There were a few things that I tried overseas that I didn’t like; camel meat is on the top of my list to never try again, Greek burgers aren’t anything like American burgers, and I’m not sure what kind of burger meat I ate in Portugal. I’ve heard that camel is an acquired taste, or that the person who served it didn’t cook it right. To put it in the daily prompt’s words, it was definitely “something else entirely”.

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One Word Photo Challenge: Beaver


This week’s one word photo challenge is beaver, which is a shade of brown, similar to mocha, yet just a shade darker.

Last week it had snowed…again…but this time, it was a good snowfall, well, for us here in the centralized part of Arkansas it was. Sad thing about this round of white powder is that it was just that, powder, which isn’t snowman building type of snow. After several minutes of effortless trying to build one, she finally understood, yet still found a way to enjoy playing in it.

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I admire my daughter’s infinite love for snow. I’m sure the movie Frozen gave her a bit of a nudge in that direction, especially after hearing Anna’s famous line, ‘Do You Want To Build A Snowman’. And there’s also a song she sings about it too. After watching the movie a few dozen times, then hearing it play in the background of your home…on repeat…then tolerating the CD in the car, also on repeat, you would have a slight understanding as to why snow and the movie Frozen can start to really bug you.

Not to mention, the numerous pictures of Elsa circulating on Facebook, issuing a warrant out for arrest, blaming her for causing our lovely winter snowstorms, kind of a bit overdone.

The only time I like snow is when I get to play in it. I used to snowboard regularly when I lived in Colorado. I actually kept my board and gear, just in case I get the chance to snowboard again. Yet, when my daughter repeats Anna’s famous line, of course I’m all into building a snowman, I’m just not going to burst into song or anything like that. I’ll also refrain from mentioning anything to do with the movie.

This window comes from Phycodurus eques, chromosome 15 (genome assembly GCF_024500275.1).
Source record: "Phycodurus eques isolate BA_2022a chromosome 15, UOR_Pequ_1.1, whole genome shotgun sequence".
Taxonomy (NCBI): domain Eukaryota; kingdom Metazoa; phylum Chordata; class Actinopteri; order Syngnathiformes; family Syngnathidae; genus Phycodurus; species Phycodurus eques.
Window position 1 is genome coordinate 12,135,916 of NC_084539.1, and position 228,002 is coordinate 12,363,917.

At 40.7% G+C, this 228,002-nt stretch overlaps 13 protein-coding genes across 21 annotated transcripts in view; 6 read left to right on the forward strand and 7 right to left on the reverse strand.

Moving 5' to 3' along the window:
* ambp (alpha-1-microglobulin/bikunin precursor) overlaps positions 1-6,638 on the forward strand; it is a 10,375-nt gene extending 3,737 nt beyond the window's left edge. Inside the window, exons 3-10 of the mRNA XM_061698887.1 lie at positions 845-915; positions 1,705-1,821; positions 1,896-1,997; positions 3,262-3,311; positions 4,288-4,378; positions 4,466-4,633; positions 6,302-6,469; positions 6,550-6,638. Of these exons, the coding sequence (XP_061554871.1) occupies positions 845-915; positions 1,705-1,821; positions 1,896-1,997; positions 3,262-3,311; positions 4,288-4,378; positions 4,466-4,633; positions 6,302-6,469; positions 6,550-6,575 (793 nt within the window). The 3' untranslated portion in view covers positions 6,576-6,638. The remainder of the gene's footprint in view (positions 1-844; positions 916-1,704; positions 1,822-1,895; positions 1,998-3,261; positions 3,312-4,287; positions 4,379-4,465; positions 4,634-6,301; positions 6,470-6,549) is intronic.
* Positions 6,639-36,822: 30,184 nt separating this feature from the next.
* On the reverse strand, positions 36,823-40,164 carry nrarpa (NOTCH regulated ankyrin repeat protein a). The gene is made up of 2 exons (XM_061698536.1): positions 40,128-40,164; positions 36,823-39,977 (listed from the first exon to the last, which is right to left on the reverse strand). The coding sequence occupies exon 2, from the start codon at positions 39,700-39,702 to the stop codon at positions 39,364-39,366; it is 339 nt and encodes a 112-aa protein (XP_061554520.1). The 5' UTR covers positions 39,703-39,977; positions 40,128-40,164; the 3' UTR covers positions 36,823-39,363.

Though the sky was kind of bleak and everything surrounding me was white, I did snap a few photos here and there. I kind of find my neighbors broken fence somewhat interesting. I call it his fence since he’s the one who put it up, he just fails to maintain it. Of course the wheelchair ramp tends to end up in my pictures. Plus, I had to take a picture of the tall pines that surround us in their version of a tiny forrest. I feel like an ant standing next to these massive giants. They were here before the house was built back in the 50’s, so that should give you a rough estimate on how old they are.

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Finally, she built a snowman


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This week, the weather has been rather crappy. We rarely get a good snow fall here in the southern part of Arkansas, so when it does snow I get as excited as my daughter does and we head outside to play. What we usually get almost every winter, is sleet and freezing rain, which leads to icy covered roads. Which also leads to people driving around like crazy trying to buy up all the bread and milk in every store. Twice, I almost got ran into from people driving erratically and the storm had not even arrived yet.

I had prepared for being kept indoors by stocking up our cabinets and freezers. So, if we don’t leave the house for several weeks, we’re good. If the electric goes out, that’s fine too, as I have a small charcoal grill and plenty of batteries, flashlights, and lanterns.

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A few years ago, or was it last year, a horrible snow storm hit us, knocking out our power. Then our giant Magnolia tree in our front yard was weighed down from all the ice and snow that it split in two; one giant limb covered the drive way, thankfully missing my car, and the other giant limb fell onto the wheelchair ramp, which blocked any method of getting the cars out. Our wonderful neighbors showed up with chainsaws and a few friends brought their trucks over and we all took care of our poor tree.